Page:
by Katie Heger
For some time now, there has been steady chatter about labeling GMOs. Chatter is one thing, but uninformed chatter is quite another.
With the recent GMO disclosure bill signed into law, a national QR code for foods produced with GM crops will be in the works. Personally, I dislike the idea that we, as Americans, have come to a point where the demands of a few outweigh science and common sense. But if a consumer really wants to know more about GMOs, information will soon be just a scan away. A QR code is perfect for streamlining this kind of information. The Agriculture Department will take the lead in developing a national standard with a uniform symbol and consistent information—rather than the patchwork of misleading labels we see now.
As a farmer and a mother of five kids, I have no concerns over serving foods grown or produced with GM crops. A GMO isn’t some mystery ingredient: it’s a process for growing food more sustainably. Something we should all be able to get behind. A label is unnecessary, but unfortunately, many consumers have developed a fear of the unknown rather than learning about the process. People see the term “non-GMO” so much now that they think GMOs must be “bad.” The reality is, those labels are just another marketing ploy.
Now, before you scream “What?!” let me explain. Food labels are meant to point to nutritional values or warn against health risks (like allergens). Decades of research and approval processes by USDA, the Food and Drug Administration and the Environmental Protection Agency, all affirm the safety of GMOs. Did you know there is more research and approval required for the seeds that farms have available to choose from, than many of the over-the-counter medicines, dietary supplements and vitamins you have in your cupboards? Just look at the labels and see which ones say “approval by FDA or USDA pending” or “statements have not been evaluated by the FDA.” Yet, we buy them without a second thought. Why? Because someone told us they would do something for us, solve an ailment, or maybe even make us skinny!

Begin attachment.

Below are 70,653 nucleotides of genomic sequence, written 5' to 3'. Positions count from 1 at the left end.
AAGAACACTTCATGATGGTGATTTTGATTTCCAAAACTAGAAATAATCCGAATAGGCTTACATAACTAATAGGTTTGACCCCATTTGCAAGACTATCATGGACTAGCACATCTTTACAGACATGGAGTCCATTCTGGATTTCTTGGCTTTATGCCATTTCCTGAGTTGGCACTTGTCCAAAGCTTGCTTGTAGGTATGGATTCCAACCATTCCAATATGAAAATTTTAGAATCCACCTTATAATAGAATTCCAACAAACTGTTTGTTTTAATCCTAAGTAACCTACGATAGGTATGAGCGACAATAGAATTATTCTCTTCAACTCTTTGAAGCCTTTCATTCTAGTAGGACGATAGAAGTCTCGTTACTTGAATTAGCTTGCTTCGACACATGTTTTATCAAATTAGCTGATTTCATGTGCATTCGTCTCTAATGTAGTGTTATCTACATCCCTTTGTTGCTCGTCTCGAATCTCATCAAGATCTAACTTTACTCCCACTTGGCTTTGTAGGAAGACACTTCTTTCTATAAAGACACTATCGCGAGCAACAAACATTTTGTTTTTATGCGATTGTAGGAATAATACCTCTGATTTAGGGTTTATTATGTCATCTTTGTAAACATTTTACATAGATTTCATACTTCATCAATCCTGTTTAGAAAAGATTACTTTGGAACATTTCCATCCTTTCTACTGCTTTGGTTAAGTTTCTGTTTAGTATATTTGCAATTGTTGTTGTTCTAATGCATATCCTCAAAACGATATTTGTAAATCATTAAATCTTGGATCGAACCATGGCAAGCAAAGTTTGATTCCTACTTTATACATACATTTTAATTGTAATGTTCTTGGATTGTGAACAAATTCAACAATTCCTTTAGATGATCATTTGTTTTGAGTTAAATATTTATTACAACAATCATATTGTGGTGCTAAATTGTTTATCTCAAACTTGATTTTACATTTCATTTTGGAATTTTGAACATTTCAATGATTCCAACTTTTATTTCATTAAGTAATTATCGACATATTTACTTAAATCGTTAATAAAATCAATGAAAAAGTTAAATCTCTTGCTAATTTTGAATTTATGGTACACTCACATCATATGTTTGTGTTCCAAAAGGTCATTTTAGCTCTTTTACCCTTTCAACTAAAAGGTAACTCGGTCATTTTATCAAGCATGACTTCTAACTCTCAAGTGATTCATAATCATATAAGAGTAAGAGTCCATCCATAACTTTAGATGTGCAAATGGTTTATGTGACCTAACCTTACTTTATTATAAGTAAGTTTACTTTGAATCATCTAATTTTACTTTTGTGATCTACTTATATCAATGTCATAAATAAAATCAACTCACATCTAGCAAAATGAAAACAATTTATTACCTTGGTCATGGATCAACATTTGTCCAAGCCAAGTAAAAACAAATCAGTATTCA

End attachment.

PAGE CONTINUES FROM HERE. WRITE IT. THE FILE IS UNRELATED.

As a farmer, I am thankful for the availability of biotechnology and the research that goes into each seed we choose. The process used in breeding plants for specific traits is complex and time-consuming, but simply boils down to replicating a process of resistance or tolerance that occurs naturally over time. Several companies use this technology, not just one. Are we forced to plant a genetically modified seed? No. Do we choose to plant them? Yes. If a particular seed helps me reduce soil erosion and cut back on pesticide and herbicide use, it is worth my consideration.
So, I ask, why label a process that has no risks, but rather many proven benefits? Identifying genetic traits and breeding plants, thus seeds, is science, it’s nature, and it is something that precision technology makes possible in a controlled setting, reducing variables and drastically cutting down on time to market – decades to be exact. We demand genetic identification in people for disease traits, deformities and cures for ailments, yet want to deny it when it comes to development in sustainability, preserving resources and fiscal responsibility. This makes no sense, and further highlights the lack of understanding around GMOs.
I encourage you to promote the new QR code as a tool for consumer education. Let it not simply be a symbol of identification, but a resource where information can be funneled about farming, crops, farmers and agriculture in general. Perhaps the new code can also become a tool for cleaning up packaging and sharing additional nutritional and product information. If we all do a better job of learning and being “in the know” by sharing on a uniform platform for all, maybe we can recruit more “ag-vocates” along the way.
Katie Heger, a member of AFBF’s GO Team, blogs at hegerfamilyfarms.wordpress.com and shares at Heger Farms on Facebook. Katie and her husband farm corn, soybeans and wheat in central North Dakota.
Pixabay photo: CC0 Public Domain